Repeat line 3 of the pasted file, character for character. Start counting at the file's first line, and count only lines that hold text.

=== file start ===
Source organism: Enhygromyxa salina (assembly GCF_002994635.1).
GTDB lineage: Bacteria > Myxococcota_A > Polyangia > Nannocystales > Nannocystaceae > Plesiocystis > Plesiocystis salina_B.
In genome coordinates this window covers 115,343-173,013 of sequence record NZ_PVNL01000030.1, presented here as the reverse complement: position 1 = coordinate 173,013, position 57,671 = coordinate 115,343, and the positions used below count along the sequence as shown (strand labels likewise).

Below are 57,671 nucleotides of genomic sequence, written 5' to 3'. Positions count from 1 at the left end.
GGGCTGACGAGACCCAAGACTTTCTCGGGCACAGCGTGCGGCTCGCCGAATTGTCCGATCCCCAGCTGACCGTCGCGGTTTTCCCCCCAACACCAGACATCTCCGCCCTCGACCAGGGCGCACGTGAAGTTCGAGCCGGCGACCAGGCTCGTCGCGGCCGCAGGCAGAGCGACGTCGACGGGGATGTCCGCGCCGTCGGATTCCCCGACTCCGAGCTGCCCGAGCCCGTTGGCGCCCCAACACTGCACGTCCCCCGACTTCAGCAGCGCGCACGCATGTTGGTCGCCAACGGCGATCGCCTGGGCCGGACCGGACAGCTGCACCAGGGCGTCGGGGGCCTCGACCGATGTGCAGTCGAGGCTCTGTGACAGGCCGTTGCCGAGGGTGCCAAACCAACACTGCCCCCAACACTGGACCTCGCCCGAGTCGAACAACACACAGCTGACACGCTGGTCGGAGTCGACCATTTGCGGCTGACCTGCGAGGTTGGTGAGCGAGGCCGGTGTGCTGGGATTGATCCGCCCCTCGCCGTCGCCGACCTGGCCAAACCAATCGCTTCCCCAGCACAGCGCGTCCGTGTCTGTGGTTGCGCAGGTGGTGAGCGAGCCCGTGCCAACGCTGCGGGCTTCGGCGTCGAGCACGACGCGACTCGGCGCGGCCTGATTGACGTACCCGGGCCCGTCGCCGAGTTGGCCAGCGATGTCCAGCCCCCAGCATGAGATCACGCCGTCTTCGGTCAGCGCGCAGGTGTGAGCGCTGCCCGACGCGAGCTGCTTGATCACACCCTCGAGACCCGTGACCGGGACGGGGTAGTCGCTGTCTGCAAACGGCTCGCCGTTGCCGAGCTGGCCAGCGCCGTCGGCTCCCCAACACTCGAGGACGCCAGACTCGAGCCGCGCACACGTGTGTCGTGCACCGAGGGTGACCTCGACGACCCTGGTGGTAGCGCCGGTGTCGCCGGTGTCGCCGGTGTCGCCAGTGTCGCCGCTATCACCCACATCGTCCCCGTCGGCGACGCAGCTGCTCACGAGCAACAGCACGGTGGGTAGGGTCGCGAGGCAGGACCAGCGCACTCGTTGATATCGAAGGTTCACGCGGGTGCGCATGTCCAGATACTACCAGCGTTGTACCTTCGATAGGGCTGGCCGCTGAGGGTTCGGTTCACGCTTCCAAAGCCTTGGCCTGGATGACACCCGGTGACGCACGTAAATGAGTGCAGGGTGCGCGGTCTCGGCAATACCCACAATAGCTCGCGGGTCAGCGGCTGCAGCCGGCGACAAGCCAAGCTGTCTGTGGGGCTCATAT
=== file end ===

In genome coordinates this window covers 115,343-173,013 of sequence record NZ_PVNL01000030.1, presented here as the reverse complement: position 1 = coordinate 173,013, position 57,671 = coordinate 115,343, and the positions used below count along the sequence as shown (strand labels likewise).